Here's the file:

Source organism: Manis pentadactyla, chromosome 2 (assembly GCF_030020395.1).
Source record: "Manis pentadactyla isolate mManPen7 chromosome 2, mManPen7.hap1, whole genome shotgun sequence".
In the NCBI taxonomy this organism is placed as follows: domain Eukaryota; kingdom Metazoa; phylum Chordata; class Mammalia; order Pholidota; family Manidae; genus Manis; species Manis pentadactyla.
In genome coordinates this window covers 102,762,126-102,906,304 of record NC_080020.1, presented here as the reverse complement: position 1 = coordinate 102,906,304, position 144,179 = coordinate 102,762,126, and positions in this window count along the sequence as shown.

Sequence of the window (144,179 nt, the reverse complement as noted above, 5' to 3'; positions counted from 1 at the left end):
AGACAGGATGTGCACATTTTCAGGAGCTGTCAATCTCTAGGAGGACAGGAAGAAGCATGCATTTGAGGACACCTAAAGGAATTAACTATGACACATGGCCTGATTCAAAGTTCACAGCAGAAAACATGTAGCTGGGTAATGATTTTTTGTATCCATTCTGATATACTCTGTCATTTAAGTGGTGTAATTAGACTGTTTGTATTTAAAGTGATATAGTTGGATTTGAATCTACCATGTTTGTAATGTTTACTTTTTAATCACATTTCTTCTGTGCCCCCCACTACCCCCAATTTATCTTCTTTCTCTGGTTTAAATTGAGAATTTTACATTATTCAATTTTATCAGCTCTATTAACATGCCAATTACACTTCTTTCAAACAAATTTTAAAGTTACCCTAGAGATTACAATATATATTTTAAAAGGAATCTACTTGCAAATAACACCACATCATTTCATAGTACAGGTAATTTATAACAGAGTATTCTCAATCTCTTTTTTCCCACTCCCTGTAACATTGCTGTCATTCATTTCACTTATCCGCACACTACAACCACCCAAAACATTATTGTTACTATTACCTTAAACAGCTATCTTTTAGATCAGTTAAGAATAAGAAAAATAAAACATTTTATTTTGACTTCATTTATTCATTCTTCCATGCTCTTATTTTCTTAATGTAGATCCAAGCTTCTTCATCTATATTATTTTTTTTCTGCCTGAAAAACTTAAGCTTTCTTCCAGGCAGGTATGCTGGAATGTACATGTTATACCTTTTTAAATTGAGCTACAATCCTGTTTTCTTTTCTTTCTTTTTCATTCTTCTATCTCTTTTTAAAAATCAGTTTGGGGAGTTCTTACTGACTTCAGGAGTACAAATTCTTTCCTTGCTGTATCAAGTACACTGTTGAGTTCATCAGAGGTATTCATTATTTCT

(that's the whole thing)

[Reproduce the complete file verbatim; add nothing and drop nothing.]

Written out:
Source organism: Manis pentadactyla, chromosome 2 (assembly GCF_030020395.1).
Source record: "Manis pentadactyla isolate mManPen7 chromosome 2, mManPen7.hap1, whole genome shotgun sequence".
In the NCBI taxonomy this organism is placed as follows: domain Eukaryota; kingdom Metazoa; phylum Chordata; class Mammalia; order Pholidota; family Manidae; genus Manis; species Manis pentadactyla.
In genome coordinates this window covers 102,762,126-102,906,304 of record NC_080020.1, presented here as the reverse complement: position 1 = coordinate 102,906,304, position 144,179 = coordinate 102,762,126, and positions in this window count along the sequence as shown.

Sequence of the window (144,179 nt, the reverse complement as noted above, 5' to 3'; positions counted from 1 at the left end):
AGACAGGATGTGCACATTTTCAGGAGCTGTCAATCTCTAGGAGGACAGGAAGAAGCATGCATTTGAGGACACCTAAAGGAATTAACTATGACACATGGCCTGATTCAAAGTTCACAGCAGAAAACATGTAGCTGGGTAATGATTTTTTGTATCCATTCTGATATACTCTGTCATTTAAGTGGTGTAATTAGACTGTTTGTATTTAAAGTGATATAGTTGGATTTGAATCTACCATGTTTGTAATGTTTACTTTTTAATCACATTTCTTCTGTGCCCCCCACTACCCCCAATTTATCTTCTTTCTCTGGTTTAAATTGAGAATTTTACATTATTCAATTTTATCAGCTCTATTAACATGCCAATTACACTTCTTTCAAACAAATTTTAAAGTTACCCTAGAGATTACAATATATATTTTAAAAGGAATCTACTTGCAAATAACACCACATCATTTCATAGTACAGGTAATTTATAACAGAGTATTCTCAATCTCTTTTTTCCCACTCCCTGTAACATTGCTGTCATTCATTTCACTTATCCGCACACTACAACCACCCAAAACATTATTGTTACTATTACCTTAAACAGCTATCTTTTAGATCAGTTAAGAATAAGAAAAATAAAACATTTTATTTTGACTTCATTTATTCATTCTTCCATGCTCTTATTTTCTTAATGTAGATCCAAGCTTCTTCATCTATATTATTTTTTTTCTGCCTGAAAAACTTAAGCTTTCTTCCAGGCAGGTATGCTGGAATGTACATGTTATACCTTTTTAAATTGAGCTACAATCCTGTTTTCTTTTCTTTCTTTTTCATTCTTCTATCTCTTTTTAAAAATCAGTTTGGGGAGTTCTTACTGACTTCAGGAGTACAAATTCTTTCCTTGCTGTATCAAGTACACTGTTGAGTTCATCAGAGGTATTCATTATTTCT